It’s summer’s backyard balancing act— how to enjoy a sunny day…without getting too much sun. Home centers offer a range of products and structures designed to provide backyard shade— but these often are shoddily constructed. Here’s how to choose the best shade-casting products without getting burned…
Patio umbrellas often are so cheaply constructed that they rip, bend or break during the first strong wind. Most also are small, forcing users to reposition themselves or the umbrella as the sun moves across the sky.
Better: A large, cantilevered umbrella is more attractive and functional—the post is to one side, not directly in the center where you want to position deck furniture. Pay a bit more for an umbrella made in North America or Europe. Look for a well-constructed unit designed for heavy commercial use. It will look nice and last many years.
Example: Poggesi’s “Summer” 10-x-10- foot to 13-x-13-foot Italian designedand- built cantilevered umbrellas. $3,920. PoggesiUSA.com
What to avoid: Umbrellas made in China by companies that sell primarily to the residential market.
Shade sails are large triangular or rectangular pieces of canvas attached at their corners to posts or other fixed points to shade the area below. They’re a stylish, summery shade solution—picture a ship’s sail in your choice of colors moving gently in the backyard breeze. But like ships’ sails, shade sails can catch a tremendous amount of wind, so they can be difficult to take down when the wind picks up. To prevent wind from causing problems, attach the corners of these sails to strong pipes or posts set in hefty cement footings—at least onethird of the length of each pipe or post should be in the footing underground. If you want to attach a sail to your house, hire a contractor or engineer experienced with shade sails—otherwise, a strong wind could cause damage to your home.
For maximum durability, purchase a commercial-grade sail—one made of heavy Dacron for use on sailboats. Ask the company whether it offers an upgrade to this type of fabric.
Even better: Consider buying multiple sails in different colors, so that you can change things up and havereplacements that fit your mounting posts when your first sail eventually rips or fades. Well-constructed sails can last up to 15 years…cheaper ones may last three to five years.
Example: Shade Sail’s Skyclipse 370 is better constructed than many other sails on the residential market. $980 for an 18-foot triangular sail. The cost of having the mounting posts professionally installed could add $2,000 to $5,000 to your bill. ShadeSails.com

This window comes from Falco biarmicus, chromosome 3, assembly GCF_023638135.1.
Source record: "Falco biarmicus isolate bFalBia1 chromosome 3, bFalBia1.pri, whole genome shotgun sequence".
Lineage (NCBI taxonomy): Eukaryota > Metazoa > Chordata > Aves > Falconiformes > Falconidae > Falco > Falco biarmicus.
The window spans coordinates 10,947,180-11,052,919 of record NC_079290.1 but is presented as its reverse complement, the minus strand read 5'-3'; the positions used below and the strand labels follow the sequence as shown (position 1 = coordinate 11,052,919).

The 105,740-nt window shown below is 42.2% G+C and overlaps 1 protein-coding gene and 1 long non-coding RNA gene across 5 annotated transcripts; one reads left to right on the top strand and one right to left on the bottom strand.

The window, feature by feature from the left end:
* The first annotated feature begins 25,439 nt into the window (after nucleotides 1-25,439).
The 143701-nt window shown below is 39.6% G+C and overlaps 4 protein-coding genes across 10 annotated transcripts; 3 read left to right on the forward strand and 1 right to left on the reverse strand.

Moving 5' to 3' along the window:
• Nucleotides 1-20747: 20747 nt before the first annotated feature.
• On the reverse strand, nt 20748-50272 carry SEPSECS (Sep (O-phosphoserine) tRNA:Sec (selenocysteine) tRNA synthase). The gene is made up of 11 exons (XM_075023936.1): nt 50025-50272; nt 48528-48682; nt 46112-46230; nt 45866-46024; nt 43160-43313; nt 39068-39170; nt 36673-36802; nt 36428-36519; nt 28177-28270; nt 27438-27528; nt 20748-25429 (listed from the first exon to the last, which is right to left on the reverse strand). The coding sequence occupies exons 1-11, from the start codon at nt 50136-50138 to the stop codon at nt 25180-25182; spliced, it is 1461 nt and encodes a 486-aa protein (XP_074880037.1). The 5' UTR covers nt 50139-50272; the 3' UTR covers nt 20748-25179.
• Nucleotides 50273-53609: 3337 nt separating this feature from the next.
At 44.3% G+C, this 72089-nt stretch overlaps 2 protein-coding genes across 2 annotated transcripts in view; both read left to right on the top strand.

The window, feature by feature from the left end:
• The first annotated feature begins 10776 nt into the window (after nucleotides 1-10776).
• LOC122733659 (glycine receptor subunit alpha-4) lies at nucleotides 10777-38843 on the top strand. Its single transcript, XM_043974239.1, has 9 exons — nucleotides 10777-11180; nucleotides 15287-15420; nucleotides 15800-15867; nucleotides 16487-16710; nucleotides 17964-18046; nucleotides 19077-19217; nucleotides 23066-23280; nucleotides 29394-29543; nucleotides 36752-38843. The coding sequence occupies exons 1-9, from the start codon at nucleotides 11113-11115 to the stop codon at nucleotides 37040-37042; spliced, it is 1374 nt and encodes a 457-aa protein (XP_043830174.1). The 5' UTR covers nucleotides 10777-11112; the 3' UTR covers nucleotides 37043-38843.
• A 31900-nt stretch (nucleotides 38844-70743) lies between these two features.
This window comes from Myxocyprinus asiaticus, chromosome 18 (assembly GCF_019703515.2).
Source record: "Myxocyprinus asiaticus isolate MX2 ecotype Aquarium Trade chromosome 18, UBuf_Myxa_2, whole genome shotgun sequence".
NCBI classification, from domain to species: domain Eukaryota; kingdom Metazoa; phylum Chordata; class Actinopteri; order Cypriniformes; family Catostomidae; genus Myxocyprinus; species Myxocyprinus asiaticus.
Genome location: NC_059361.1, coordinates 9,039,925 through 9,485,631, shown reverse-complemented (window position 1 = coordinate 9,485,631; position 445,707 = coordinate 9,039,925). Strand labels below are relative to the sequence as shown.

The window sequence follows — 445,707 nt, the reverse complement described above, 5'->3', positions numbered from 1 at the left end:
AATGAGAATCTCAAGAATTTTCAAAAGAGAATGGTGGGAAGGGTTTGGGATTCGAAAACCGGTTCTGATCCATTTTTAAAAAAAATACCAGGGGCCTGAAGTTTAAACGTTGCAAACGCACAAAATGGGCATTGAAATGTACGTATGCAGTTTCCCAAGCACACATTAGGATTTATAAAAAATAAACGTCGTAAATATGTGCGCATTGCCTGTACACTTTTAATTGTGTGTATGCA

Awnings typically are mounted on the side of a home to shade adjacent outdoor areas under canvas and/or reduce the amount of sunlight that enters the home through windows. To prevent wind damage, most awnings can be easily retracted either manually or with a motor. Some even include sensors so they retract automatically in strong winds, a feature worth having.
Contact local companies that custommake awnings. Work with one that has been in business for at least a decade and uses Somfy motors and systems, the most reliable in the sector. Awning makers that use quality components usually do quality work. Also: Ask for an extended warranty. Expect to spend $2,000 to $6,000 for the awning and the installation, depending on awning size.
What to avoid: The poorly made awning kits sold at home centers.
Pergolas are outdoor rooms without walls or complete roofs—vertical posts support overhead cross beams that block some but not all the sun. For additional sun protection, tinted polycarbonate panels can be added over the roof and drop-down shades to the sides. Vines such as bougainvillea, bower vine, clematis, grapes and trumpet creeper can be grown up and over pergolas for attractive natural overhead sun protection, though it takes several years for vines to grow sufficiently to provide shade. Ask a local garden store to recommend vines that will thrive in your area.
Alternative: Some pergolas have motorized louvered canopies on or under their roofs so that the amount of sun entering can be adjusted at the push of a button or pull of a draw cord.
Pergola kits sold through home centers and warehouse clubs tend to be made from lumber that quickly degrades or discolors. Skyrocketing lumber costs have pushed up the cost of better-made pergolas—a simple 10-x-10-foot pergola installed by a contractor specializing in outdoor structures may have cost as little as $3,000 a few years ago but now will cost $5,000. Larger and more elaborate pergolas can cost $10,000 or more.
Examples: Companies that sell wellmade pergolas and pergola kits include Walpole Outdoors (WalpoleOutdoors. com) and Western Timber Frame (WesternTimberFrame.com). StruXure (Struxure.com) is the leading maker of pergolas with automated louvres.
Gazebos and pavilions are similar to pergolas except that they have full, finished roofs. As with pergolas, the kits sold in home centers generally are not as durable. Expect to pay a local contractor $7,000 to $20,000 for a well-made structure, depending on materials and size.
Example: Western Timber Frame offers gazebos and pavilions. Western TimberFrame.com